Art takes on street harassment of women
Comments telling me to smile may on the surface seem benign, but the words are intrusive and a form of street harassment. I’m not here to pleasure strangers by smiling.
A provocative arts series addresses these remarks and lets women know these are not isolated experiences.
“Stop Telling Women to Smile” has adorned buildings in cities across the country. Pieces feature drawings of women with phrases underneath: “My name is not baby,” “Women are not outside for your entertainment,” “Women do not owe you their time or conversation,” and “My outfit is not an invitation.”
Brooklyn-based artist Tatyan Falalizadeh’s wheat paste illustrations have made it to Chicago -- just in time for International Anti-Street Harassment Week, which runs through Saturday. I caught a glimpse of one poster on Garfield Blvd. and Indiana Ave.
Local advocates from Hollaback Chicago! , which uses mobile technology and social media to raise awareness, will paste these illustrations in other neighborhoods later this week.
“We hope that the posters would bring awareness and see that it’s not okay,” said Katie Davis, Hollaback Chicago! site leader. “I don’t need to smile at you on the street.”
Davis said the images are relatable and are thoughts that many women have had when it comes to offensive language.
One counter-argument is that men who tell women to smile are being complimentary, not using it as precursor to physical violence.
“I’m willing to kind of go there with that reasoning, but the problem with that is that it ignores the context within which those type of comments happen,” said Sharmili Majmudar, executive director of the Chicago-based Rape Victim Advocates.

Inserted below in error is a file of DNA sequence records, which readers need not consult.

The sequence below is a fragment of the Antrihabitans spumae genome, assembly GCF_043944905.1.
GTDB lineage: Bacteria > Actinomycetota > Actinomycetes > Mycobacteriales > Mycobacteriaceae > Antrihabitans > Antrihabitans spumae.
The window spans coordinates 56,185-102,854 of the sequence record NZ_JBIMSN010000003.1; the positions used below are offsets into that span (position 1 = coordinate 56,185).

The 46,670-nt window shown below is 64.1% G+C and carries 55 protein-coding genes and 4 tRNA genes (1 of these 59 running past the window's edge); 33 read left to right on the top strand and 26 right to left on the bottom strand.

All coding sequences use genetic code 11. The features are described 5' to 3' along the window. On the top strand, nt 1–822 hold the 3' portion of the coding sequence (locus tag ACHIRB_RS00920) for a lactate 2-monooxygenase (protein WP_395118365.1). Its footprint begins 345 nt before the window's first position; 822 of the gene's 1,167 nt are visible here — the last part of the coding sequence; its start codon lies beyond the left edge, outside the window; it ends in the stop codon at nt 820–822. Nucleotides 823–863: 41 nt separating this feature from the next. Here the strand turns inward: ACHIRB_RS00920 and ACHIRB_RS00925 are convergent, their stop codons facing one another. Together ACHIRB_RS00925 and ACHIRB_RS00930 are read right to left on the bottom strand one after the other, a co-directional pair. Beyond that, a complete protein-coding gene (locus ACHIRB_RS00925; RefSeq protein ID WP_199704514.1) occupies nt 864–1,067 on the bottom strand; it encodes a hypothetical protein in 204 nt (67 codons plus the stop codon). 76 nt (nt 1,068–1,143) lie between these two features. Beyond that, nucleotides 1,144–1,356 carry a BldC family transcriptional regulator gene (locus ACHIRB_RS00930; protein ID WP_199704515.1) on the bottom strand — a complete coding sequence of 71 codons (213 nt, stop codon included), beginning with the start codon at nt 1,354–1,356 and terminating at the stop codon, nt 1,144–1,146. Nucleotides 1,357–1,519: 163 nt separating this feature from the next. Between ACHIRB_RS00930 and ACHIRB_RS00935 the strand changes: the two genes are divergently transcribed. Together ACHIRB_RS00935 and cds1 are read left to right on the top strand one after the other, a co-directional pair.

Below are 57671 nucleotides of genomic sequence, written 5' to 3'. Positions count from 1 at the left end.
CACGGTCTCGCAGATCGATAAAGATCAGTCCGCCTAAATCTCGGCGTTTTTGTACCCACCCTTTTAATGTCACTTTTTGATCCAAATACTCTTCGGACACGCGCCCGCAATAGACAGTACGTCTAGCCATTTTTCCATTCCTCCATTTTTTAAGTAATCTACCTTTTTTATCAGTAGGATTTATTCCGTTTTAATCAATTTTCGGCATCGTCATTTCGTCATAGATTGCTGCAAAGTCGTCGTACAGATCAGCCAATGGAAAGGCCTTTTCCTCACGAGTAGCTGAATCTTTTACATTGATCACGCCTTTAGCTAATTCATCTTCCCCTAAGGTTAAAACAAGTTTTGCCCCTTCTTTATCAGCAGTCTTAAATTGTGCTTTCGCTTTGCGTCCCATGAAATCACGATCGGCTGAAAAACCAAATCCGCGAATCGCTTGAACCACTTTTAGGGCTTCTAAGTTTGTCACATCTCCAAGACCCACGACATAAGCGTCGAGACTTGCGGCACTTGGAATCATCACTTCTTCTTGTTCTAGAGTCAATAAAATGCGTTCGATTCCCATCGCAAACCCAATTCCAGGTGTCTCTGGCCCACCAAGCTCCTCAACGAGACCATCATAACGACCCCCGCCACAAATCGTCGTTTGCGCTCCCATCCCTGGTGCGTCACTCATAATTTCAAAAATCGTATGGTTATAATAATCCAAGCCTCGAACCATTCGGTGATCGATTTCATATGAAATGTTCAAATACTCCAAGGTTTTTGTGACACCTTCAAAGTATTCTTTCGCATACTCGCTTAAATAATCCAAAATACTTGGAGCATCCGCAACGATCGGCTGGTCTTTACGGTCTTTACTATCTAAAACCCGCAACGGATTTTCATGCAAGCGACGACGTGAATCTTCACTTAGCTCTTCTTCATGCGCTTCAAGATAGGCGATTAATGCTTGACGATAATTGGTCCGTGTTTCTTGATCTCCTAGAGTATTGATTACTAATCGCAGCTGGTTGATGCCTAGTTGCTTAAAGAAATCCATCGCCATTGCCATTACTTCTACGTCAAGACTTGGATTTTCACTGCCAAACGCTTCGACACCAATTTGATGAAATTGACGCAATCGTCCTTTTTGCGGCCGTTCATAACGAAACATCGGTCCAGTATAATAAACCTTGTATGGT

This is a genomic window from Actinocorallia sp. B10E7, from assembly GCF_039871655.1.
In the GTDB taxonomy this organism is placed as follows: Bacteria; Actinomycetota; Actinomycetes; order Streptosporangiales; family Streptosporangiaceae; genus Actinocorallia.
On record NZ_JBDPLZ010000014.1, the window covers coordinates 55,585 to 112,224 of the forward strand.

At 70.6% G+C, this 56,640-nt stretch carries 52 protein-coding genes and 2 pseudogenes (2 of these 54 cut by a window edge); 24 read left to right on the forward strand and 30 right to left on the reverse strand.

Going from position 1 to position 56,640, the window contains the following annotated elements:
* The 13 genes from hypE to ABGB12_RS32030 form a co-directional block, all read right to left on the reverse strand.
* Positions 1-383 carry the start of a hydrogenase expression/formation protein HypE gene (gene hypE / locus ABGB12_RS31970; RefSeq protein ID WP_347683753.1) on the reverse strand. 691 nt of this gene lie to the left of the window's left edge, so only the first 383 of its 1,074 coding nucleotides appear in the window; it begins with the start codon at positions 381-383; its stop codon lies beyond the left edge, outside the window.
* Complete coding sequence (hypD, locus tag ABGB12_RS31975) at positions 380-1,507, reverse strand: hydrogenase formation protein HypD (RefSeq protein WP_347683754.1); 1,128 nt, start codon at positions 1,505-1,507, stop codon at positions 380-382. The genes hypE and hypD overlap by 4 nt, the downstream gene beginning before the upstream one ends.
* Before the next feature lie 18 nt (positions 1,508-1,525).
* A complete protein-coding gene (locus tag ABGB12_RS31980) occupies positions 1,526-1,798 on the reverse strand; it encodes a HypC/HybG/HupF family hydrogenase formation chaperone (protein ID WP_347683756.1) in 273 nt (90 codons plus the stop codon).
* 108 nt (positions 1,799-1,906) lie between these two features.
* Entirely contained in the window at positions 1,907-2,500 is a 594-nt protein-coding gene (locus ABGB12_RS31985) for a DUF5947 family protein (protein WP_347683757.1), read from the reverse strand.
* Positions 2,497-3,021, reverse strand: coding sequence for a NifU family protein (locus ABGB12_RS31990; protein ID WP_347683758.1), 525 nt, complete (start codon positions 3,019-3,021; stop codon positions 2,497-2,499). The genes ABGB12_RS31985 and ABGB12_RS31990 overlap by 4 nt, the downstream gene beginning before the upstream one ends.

The larger context essentially says womens’ bodies are for entertainment and unsolicited commentary. Women are bombarded by street harassment on a daily basis and therefore are not allowed to be out in public in peace.
And that can go a step further when someone is assaulted. The appearances of victims are critiqued, and victim-blaming is the fallback.
“It’s part and parcel of this larger way in which it’s up to a woman to always be the one that’s on the defensive,” Majmudar said. “You see that at the street harassment level and then you also see that considering the wide range of sexual violence -- you see that at workplace sexual harassment, you see that in sexual assault as well.”
The posters offer a way for women to share harassment stories and also broaden the conversation so people know this seemingly mild form of harassment is bothersome.
Maybe next time I’m harassed on the bus, I’ll have to confidence to retort: “I don’t need to smile at you.”